These burdens, said the opinion, were the “federal intrusion into sensitive areas of state and local policymaking.”  Section 5, it continued, “goes beyond the prohibition of the Fifteenth Amendment by suspending all changes to state election law—however innocuous—until they have been precleared by federal authorities in Washington, D. C. The preclearance requirement applies broadly,  and in particular to every political subdivision in a covered State, no matter how small.”

The second problem identified by Roberts stemmed from the statue’s differentiation  “between the States, despite our historic tradition that all the States enjoy “equal sovereignty.” Such “distinctions can be justified in some cases.  But a departure from the fundamental principle of equal sovereignty requires a showing that a statute’s disparate geographic coverage is sufficiently related to the problem that it targets.”

 Opinion of Justice Clarence Thomas

Associate Justice Clarence Thomas
Associate Justice Clarence Thomas

Associate Justice Clarence Thomas filed a separate opinion in this case, concurring in the judgment in part and dissenting in part.

Thomas said, “the Court’s statutory decision does not provide appellant with full relief” and, therefore, he concludes, “it is inappropriate to apply the constitutional avoidance doctrine in this case. I would therefore decide the constitutional issue presented and hold that §5 exceeds Congress’ power to enforce the Fifteenth Amendment.” The latter conclusion was based upon his assertion that there was a “lack of current evidence of intentional discrimination with respect to voting.”

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[1]  The 2006 statute’s correct title is the Fannie Lou Hamer, Rosa Parks, Coretta Scott King Voting Rights Act Reauthorization and Amendments Act of 2006.

[2]  Another predicate to the recent Supreme court argument will be discussed in a future post: the 2012 decision of the U.S. Court of Appeals for the D.C. Circuit that is the subject of the recent argument in the Supreme Court (Shelby County, Alabama v. Holder).

The Voting Rights Act of 2006

On February 27, 2013, the U.S. Supreme Court heard oral arguments in a case challenging the constitutionality of an important provision of the Voting Rights Act of 2006. [1] This provision extended for 25 years a requirement in section 5 for certain states to obtain pre-clearance from a special federal court or the U.S. Department of Justice for any changes in their election laws.[2]

Before we discuss that argument, we will look at the Voting Rights Act of 2006.[3]

Its stated Purpose in Section 2(a) was “to ensure that the right of all citizens to vote, including the right to register to vote and cast meaningful votes, is preserved and protected as guaranteed by the Constitution.” The last reference, of course, included the Constitution’s Fifteenth Amendment: “The right of citizens of the United States to vote shall not be denied or abridged by the United States or by any state on account of race, color, or previous condition of servitude.”

The 2006 statute did that by reauthorizing and extending for 25 years (until 2032) the following essential provisions of the original Voting Rights Act of 1965:

  • Section 2 forbids any “standard, practice, or procedure” that “results in a denial or abridgment of the right of any citizen of the United States to vote on account of race or color.” Applicable nationwide, section 2 enables individuals to bring suit against any state or jurisdiction to challenge voting practices that have a discriminatory purpose or result.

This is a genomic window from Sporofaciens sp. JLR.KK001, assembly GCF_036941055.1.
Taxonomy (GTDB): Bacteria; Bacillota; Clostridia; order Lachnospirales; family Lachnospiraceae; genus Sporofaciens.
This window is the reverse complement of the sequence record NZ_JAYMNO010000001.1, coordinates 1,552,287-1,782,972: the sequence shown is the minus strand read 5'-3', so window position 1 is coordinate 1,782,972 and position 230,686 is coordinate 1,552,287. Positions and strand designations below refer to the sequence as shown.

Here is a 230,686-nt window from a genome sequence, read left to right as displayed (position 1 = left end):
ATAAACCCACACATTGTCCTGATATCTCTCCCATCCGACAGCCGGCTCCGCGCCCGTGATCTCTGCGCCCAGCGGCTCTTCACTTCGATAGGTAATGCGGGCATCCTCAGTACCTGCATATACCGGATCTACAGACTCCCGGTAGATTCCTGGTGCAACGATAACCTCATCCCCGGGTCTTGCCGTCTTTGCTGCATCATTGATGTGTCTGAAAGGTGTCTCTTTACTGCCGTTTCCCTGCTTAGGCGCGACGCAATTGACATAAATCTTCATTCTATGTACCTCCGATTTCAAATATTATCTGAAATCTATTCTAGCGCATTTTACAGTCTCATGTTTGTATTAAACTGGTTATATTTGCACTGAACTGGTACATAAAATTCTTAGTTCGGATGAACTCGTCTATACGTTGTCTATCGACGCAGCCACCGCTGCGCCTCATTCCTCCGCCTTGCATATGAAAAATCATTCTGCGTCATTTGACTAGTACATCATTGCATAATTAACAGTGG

• Section 5 (the focus of the current case before the Supreme Court) only applies to certain “covered jurisdictions” and “prescribes remedies . . . which go into effect without any need for prior adjudication.”  Section 5 suspends “all changes in state election procedure until they [are] submitted to and approved by a three-judge Federal District Court in Washington, D.C., or the [U.S.] Attorney General.”
  • Such approval or preclearance may be granted only if the jurisdiction demonstrates that the proposed change to its voting law neither “has the purpose nor . . . the effect of denying or abridging the right to vote on account of race or color.”
  • The “covered jurisdictions” subject to section 5 were identified in section 4(b), as subsequently modified, as any state or political subdivision of a state that “maintained a voting test or device as of November 1, 1972, and had less than 50% voter registration or turnout in the 1972 presidential election.”
  • Upon satisfying certain criteria a state or other jurisdiction could obtain “bailout” from section 5 or be subject to “bail-in” to such coverage.

The Voting Rights Act of 2006 was overwhelmingly adopted by the Congress: 98 to 0 in the Senate and 390 to 33 (with 9 not voting) in the House. In doing so, the Congress acted on the basis of a legislative record over 15,000 pages in length, including statistics, findings by courts and the Justice Department, and first-hand accounts of discrimination.[4]

Given this extensive record before Congress, Section 2(b) of the Voting Rights Act of 2006 contains the following extensive congressional Findings:

  • “(1) Significant progress has been made in eliminating first generation barriers experienced by minority voters, including increased numbers of registered minority voters, minority voter turnout, and minority representation in Congress, State legislatures, and local elected offices. This progress is the direct result of the Voting Rights Act of 1965.
  • “(2) However, vestiges of discrimination in voting continue to exist as demonstrated by second generation barriers constructed to prevent minority voters from fully participating in the electoral process.